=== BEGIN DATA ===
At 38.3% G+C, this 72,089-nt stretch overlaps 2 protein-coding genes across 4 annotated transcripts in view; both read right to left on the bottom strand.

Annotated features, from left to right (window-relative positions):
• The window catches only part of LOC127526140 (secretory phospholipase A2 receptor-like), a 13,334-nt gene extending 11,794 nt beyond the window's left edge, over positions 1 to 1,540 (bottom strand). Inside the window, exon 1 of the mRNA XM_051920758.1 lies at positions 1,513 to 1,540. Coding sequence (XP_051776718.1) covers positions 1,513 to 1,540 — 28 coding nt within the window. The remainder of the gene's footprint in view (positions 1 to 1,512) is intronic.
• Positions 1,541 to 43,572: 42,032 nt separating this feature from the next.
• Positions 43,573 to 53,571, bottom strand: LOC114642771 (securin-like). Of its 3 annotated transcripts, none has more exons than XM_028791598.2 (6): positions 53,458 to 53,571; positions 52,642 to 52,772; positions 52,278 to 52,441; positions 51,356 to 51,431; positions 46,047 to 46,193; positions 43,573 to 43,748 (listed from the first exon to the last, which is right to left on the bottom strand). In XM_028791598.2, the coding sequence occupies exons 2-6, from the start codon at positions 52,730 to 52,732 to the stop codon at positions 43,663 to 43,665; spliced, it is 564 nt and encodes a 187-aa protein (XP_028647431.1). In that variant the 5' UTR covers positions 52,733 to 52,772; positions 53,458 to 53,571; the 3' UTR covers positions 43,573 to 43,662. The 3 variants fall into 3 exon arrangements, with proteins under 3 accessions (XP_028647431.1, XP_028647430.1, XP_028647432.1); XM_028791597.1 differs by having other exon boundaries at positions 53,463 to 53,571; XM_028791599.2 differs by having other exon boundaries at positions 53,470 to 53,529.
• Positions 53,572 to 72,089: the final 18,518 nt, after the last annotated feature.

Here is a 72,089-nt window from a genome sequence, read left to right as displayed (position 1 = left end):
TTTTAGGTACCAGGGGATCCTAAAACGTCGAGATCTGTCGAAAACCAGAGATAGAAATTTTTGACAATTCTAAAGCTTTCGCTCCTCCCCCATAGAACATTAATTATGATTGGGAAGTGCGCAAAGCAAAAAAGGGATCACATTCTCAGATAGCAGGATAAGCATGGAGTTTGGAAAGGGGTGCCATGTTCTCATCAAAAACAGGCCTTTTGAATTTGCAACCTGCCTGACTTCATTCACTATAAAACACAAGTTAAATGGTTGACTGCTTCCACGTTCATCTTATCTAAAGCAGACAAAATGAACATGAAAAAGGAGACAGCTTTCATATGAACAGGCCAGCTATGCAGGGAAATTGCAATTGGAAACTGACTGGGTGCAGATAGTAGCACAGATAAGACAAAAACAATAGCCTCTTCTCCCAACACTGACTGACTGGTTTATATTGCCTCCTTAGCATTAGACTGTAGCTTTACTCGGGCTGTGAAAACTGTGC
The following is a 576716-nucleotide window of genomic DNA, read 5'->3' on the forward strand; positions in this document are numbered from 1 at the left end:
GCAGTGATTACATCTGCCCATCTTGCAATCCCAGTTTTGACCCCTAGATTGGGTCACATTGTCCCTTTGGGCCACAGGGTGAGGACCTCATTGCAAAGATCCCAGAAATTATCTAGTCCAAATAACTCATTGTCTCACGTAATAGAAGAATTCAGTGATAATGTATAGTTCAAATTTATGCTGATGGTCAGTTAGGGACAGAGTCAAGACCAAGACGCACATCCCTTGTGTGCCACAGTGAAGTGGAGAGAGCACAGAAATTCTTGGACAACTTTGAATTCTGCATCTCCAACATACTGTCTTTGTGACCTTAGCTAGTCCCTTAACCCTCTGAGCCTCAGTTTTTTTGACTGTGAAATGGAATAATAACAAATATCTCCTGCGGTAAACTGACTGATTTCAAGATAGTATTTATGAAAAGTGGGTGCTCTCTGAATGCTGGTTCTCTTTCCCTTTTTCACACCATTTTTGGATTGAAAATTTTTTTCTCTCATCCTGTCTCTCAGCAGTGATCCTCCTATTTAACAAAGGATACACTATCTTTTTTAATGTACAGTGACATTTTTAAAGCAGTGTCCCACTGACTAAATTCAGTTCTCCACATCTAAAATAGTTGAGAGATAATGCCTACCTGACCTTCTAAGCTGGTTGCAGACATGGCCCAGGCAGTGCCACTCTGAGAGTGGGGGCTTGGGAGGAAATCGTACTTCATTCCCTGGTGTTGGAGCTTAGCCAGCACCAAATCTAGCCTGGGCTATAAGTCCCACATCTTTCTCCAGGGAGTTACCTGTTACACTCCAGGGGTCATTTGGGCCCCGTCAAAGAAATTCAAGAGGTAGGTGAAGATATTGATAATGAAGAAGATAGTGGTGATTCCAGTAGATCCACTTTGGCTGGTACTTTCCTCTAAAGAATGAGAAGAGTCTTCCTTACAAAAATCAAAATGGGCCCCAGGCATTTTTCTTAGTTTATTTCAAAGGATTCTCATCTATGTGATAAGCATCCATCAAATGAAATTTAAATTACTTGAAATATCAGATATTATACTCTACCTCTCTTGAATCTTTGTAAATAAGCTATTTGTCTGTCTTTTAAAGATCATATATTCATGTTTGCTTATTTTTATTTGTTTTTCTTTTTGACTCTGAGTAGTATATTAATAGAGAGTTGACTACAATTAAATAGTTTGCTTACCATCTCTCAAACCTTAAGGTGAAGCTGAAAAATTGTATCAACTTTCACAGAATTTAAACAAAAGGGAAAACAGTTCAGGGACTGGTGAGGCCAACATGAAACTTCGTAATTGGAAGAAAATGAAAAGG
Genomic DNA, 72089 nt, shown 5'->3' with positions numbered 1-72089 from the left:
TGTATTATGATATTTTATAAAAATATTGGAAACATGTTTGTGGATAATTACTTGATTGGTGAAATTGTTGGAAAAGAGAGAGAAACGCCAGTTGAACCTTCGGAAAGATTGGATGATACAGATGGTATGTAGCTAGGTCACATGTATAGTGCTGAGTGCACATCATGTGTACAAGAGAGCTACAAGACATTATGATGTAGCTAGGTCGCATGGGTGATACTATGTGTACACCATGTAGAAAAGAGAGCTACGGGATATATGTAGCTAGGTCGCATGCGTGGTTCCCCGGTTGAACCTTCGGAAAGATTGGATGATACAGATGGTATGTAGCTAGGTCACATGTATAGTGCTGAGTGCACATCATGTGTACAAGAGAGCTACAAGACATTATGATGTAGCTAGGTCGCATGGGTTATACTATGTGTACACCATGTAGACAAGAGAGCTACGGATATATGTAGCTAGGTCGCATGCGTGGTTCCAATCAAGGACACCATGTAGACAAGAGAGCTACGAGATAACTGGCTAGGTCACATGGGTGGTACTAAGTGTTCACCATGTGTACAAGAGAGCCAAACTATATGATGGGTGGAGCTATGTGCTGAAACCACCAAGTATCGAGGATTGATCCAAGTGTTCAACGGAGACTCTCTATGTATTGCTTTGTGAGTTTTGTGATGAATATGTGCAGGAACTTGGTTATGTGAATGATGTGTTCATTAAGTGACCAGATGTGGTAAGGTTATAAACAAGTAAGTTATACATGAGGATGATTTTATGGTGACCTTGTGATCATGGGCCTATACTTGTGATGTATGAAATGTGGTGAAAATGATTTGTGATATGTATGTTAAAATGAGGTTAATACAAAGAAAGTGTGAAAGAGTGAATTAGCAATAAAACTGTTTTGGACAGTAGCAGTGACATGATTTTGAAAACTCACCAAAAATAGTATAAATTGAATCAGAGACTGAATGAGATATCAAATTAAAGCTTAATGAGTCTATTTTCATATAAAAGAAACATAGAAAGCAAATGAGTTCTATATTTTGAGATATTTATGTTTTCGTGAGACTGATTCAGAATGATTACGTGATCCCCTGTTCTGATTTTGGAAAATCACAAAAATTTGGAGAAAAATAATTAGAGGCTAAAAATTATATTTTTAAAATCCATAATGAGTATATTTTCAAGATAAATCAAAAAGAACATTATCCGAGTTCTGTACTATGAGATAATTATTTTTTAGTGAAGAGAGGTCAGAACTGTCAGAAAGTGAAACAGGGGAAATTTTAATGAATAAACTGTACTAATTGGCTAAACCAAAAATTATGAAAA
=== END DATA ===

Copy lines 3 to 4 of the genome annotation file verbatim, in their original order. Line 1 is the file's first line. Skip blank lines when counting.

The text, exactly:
• The window catches only part of LOC127526140 (secretory phospholipase A2 receptor-like), a 13,334-nt gene extending 11,794 nt beyond the window's left edge, over positions 1 to 1,540 (bottom strand). Inside the window, exon 1 of the mRNA XM_051920758.1 lies at positions 1,513 to 1,540. Coding sequence (XP_051776718.1) covers positions 1,513 to 1,540 — 28 coding nt within the window. The remainder of the gene's footprint in view (positions 1 to 1,512) is intronic.
• Positions 1,541 to 43,572: 42,032 nt separating this feature from the next.